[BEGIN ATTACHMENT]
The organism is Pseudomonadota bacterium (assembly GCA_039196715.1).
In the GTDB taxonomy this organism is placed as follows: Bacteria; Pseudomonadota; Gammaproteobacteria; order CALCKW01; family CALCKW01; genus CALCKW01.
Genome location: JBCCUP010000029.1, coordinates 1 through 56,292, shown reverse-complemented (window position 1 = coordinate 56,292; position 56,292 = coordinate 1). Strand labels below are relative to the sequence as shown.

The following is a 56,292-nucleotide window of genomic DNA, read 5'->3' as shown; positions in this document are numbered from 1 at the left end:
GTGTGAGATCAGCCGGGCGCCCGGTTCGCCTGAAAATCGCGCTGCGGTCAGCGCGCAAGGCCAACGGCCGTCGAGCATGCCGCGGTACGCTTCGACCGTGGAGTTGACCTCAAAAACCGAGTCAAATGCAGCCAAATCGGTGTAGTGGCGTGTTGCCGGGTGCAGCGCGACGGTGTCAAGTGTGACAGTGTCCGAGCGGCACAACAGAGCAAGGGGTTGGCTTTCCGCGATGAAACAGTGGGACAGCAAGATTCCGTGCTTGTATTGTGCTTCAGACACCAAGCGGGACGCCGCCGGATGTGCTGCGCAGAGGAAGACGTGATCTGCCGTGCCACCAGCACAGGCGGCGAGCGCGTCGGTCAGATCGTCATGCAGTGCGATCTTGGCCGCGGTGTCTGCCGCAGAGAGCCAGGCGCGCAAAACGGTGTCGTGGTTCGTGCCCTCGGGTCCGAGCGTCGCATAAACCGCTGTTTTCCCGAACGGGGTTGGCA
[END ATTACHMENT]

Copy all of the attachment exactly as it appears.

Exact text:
The organism is Pseudomonadota bacterium (assembly GCA_039196715.1).
In the GTDB taxonomy this organism is placed as follows: Bacteria; Pseudomonadota; Gammaproteobacteria; order CALCKW01; family CALCKW01; genus CALCKW01.
Genome location: JBCCUP010000029.1, coordinates 1 through 56,292, shown reverse-complemented (window position 1 = coordinate 56,292; position 56,292 = coordinate 1). Strand labels below are relative to the sequence as shown.

The following is a 56,292-nucleotide window of genomic DNA, read 5'->3' as shown; positions in this document are numbered from 1 at the left end:
GTGTGAGATCAGCCGGGCGCCCGGTTCGCCTGAAAATCGCGCTGCGGTCAGCGCGCAAGGCCAACGGCCGTCGAGCATGCCGCGGTACGCTTCGACCGTGGAGTTGACCTCAAAAACCGAGTCAAATGCAGCCAAATCGGTGTAGTGGCGTGTTGCCGGGTGCAGCGCGACGGTGTCAAGTGTGACAGTGTCCGAGCGGCACAACAGAGCAAGGGGTTGGCTTTCCGCGATGAAACAGTGGGACAGCAAGATTCCGTGCTTGTATTGTGCTTCAGACACCAAGCGGGACGCCGCCGGATGTGCTGCGCAGAGGAAGACGTGATCTGCCGTGCCACCAGCACAGGCGGCGAGCGCGTCGGTCAGATCGTCATGCAGTGCGATCTTGGCCGCGGTGTCTGCCGCAGAGAGCCAGGCGCGCAAAACGGTGTCGTGGTTCGTGCCCTCGGGTCCGAGCGTCGCATAAACCGCTGTTTTCCCGAACGGGGTTGGCA